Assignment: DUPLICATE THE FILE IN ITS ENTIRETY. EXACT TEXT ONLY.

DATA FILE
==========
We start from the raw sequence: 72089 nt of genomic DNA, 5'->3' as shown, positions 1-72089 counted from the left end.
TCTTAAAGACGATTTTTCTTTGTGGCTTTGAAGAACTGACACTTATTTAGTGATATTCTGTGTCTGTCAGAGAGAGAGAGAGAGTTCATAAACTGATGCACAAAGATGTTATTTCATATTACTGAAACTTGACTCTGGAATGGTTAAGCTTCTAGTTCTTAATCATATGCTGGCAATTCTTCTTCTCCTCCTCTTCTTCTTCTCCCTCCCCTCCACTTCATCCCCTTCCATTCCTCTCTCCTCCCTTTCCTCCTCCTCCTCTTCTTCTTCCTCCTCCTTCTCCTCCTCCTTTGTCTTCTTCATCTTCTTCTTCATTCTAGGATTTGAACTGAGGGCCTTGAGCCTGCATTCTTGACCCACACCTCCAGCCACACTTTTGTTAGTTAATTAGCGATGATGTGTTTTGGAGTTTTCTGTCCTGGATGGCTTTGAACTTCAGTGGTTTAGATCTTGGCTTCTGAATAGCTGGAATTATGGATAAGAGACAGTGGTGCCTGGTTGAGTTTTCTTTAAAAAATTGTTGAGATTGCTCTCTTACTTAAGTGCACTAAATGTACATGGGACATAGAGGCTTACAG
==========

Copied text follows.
We start from the raw sequence: 72089 nt of genomic DNA, 5'->3' as shown, positions 1-72089 counted from the left end.
TCTTAAAGACGATTTTTCTTTGTGGCTTTGAAGAACTGACACTTATTTAGTGATATTCTGTGTCTGTCAGAGAGAGAGAGAGAGTTCATAAACTGATGCACAAAGATGTTATTTCATATTACTGAAACTTGACTCTGGAATGGTTAAGCTTCTAGTTCTTAATCATATGCTGGCAATTCTTCTTCTCCTCCTCTTCTTCTTCTCCCTCCCCTCCACTTCATCCCCTTCCATTCCTCTCTCCTCCCTTTCCTCCTCCTCCTCTTCTTCTTCCTCCTCCTTCTCCTCCTCCTTTGTCTTCTTCATCTTCTTCTTCATTCTAGGATTTGAACTGAGGGCCTTGAGCCTGCATTCTTGACCCACACCTCCAGCCACACTTTTGTTAGTTAATTAGCGATGATGTGTTTTGGAGTTTTCTGTCCTGGATGGCTTTGAACTTCAGTGGTTTAGATCTTGGCTTCTGAATAGCTGGAATTATGGATAAGAGACAGTGGTGCCTGGTTGAGTTTTCTTTAAAAAATTGTTGAGATTGCTCTCTTACTTAAGTGCACTAAATGTACATGGGACATAGAGGCTTACAG